Avoid sub-optimization

Without alignment, the church’s mission, vision, objectives and goals can be interpreted differently by everyone. Also, in the absence of alignment the pull is towards sub-optimization, a situation where individual and/or team objectives and goals are given priority over the church’s objectives and goals.

To establish alignment and accountability throughout the organization we implemented the following steps:

  1. Staff and ministry teams are linked to the churchwide objectives and goals through an annual goals template that reflects how their ministry plans to contribute to each objective and goal. This template is designed to give the organization a visual and quantitative measure of how individuals and teams are aligning with respect to the churchwide objectives and goals.
  2. Key agreed upon metrics are established and reviewed annually for each objective and goal and are included in the goals template.
  3. Achievement of goals and key metrics are linked to a system of quarterly recognition by our trustees and annual compensation rewards by our staff resource team.
  4. Quarterly performance reviews are conducted by supervisors where a status report on each objective and goal is reviewed.
  5. For accountability and reporting the staff and team goal templates are rolled into a Quarterly Goals Report to the Trustees and an Annual Goals Report to the church. These reports are also shared at quarterly staff meetings.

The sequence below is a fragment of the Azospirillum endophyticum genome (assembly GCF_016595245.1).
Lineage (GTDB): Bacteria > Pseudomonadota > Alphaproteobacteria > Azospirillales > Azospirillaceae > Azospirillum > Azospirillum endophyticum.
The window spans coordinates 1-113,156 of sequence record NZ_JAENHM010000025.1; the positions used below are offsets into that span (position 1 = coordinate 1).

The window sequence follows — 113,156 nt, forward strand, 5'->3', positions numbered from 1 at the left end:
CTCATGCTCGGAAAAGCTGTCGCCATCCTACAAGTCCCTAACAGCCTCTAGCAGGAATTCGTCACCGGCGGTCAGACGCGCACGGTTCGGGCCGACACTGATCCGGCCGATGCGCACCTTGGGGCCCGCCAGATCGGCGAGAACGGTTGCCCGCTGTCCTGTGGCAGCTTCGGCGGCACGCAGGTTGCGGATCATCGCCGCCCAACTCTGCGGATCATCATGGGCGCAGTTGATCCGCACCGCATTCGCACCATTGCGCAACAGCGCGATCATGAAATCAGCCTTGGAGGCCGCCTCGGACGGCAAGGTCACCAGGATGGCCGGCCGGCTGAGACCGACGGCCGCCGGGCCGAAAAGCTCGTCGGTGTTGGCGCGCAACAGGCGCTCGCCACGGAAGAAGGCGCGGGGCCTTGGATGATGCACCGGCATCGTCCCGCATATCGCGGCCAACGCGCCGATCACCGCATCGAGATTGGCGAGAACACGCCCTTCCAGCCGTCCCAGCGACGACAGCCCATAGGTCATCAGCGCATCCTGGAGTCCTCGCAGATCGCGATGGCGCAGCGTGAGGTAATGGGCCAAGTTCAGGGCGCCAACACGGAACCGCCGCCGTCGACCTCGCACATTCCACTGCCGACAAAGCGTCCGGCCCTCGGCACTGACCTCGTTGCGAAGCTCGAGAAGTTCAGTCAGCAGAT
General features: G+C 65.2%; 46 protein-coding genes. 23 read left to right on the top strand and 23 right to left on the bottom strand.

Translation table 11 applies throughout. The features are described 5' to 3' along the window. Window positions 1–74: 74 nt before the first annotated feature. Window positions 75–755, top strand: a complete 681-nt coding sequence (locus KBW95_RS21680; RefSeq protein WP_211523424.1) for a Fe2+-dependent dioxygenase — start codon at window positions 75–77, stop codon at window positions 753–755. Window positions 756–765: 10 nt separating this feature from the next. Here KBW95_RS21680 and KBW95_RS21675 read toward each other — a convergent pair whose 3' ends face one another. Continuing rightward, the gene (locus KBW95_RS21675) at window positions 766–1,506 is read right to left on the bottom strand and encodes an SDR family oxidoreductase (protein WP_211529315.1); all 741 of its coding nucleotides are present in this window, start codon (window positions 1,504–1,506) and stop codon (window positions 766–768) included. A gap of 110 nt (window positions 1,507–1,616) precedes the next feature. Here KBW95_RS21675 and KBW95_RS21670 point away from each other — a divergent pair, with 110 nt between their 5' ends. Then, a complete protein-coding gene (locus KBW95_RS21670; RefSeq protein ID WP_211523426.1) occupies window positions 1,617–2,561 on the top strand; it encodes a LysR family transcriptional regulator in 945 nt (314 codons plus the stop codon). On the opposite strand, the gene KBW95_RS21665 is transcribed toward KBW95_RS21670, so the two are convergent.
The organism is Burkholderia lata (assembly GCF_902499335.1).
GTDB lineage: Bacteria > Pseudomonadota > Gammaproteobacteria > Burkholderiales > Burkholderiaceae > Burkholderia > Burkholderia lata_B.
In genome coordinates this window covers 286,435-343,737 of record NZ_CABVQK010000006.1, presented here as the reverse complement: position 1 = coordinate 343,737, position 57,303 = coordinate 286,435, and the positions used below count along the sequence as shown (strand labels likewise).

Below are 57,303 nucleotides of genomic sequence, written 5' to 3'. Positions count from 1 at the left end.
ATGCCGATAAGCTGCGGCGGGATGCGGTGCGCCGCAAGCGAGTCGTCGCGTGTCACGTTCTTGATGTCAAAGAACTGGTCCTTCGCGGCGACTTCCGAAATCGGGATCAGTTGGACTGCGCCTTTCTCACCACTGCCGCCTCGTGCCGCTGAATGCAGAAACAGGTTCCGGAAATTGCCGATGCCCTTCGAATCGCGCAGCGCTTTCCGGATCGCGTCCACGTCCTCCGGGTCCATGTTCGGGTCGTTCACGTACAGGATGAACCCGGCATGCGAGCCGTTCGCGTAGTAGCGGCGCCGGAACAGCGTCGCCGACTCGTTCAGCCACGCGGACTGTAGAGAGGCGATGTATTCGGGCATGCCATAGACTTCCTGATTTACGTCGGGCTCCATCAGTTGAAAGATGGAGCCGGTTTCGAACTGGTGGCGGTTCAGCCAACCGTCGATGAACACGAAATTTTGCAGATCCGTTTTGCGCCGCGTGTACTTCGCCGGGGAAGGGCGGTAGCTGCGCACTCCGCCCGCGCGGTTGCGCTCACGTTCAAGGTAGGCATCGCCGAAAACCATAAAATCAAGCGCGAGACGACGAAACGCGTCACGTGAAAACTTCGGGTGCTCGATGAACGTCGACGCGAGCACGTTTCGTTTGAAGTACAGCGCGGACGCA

Facilitating collaboration

Collaboration requires cooperation across department and ministry lines and therefore is one of the most effective deterrents to organizational silos. Collaboration also capitalizes on the various gifts, talents, passions, experiences and strengths of staff and volunteers within the church. Finally, collaboration creates synergy where efficiency and effectiveness are maximized. To facilitate an ongoing culture of collaboration we instituted the following practices:

  1. A personality, spiritual gifts, abilities, passions, experiences, and strengths assessment is required of every staff and ministry leader. These profiles are stored in an electronic database and are used in putting  together ad hoc and standing teams.
  2. Cross training is required of each staff and ministry leader.
  3. Each staff member is required to have collaboration related goals on their annual goal template.
  4. Collaboration templates are developed for churchwide initiatives such as sermon series, capital campaigns and VBS to reflect how each ministry plans to cooperate and contribute to the initiative.